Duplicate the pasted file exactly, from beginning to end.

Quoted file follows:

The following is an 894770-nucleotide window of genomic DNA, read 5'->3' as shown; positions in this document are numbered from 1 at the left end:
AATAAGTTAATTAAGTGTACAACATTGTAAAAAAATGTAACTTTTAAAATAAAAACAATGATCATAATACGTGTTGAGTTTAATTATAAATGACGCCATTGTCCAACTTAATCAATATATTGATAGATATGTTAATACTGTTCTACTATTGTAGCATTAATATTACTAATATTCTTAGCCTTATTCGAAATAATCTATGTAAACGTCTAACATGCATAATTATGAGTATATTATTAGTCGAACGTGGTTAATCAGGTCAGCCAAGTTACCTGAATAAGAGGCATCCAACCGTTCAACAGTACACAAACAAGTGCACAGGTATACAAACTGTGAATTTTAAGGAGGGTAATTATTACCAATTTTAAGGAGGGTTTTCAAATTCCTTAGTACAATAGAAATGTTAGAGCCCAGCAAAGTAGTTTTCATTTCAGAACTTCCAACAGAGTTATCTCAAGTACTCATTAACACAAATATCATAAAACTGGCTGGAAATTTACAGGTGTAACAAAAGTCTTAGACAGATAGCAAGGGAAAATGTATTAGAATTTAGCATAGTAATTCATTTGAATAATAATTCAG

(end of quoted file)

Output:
The following is an 894770-nucleotide window of genomic DNA, read 5'->3' as shown; positions in this document are numbered from 1 at the left end:
AATAAGTTAATTAAGTGTACAACATTGTAAAAAAATGTAACTTTTAAAATAAAAACAATGATCATAATACGTGTTGAGTTTAATTATAAATGACGCCATTGTCCAACTTAATCAATATATTGATAGATATGTTAATACTGTTCTACTATTGTAGCATTAATATTACTAATATTCTTAGCCTTATTCGAAATAATCTATGTAAACGTCTAACATGCATAATTATGAGTATATTATTAGTCGAACGTGGTTAATCAGGTCAGCCAAGTTACCTGAATAAGAGGCATCCAACCGTTCAACAGTACACAAACAAGTGCACAGGTATACAAACTGTGAATTTTAAGGAGGGTAATTATTACCAATTTTAAGGAGGGTTTTCAAATTCCTTAGTACAATAGAAATGTTAGAGCCCAGCAAAGTAGTTTTCATTTCAGAACTTCCAACAGAGTTATCTCAAGTACTCATTAACACAAATATCATAAAACTGGCTGGAAATTTACAGGTGTAACAAAAGTCTTAGACAGATAGCAAGGGAAAATGTATTAGAATTTAGCATAGTAATTCATTTGAATAATAATTCAG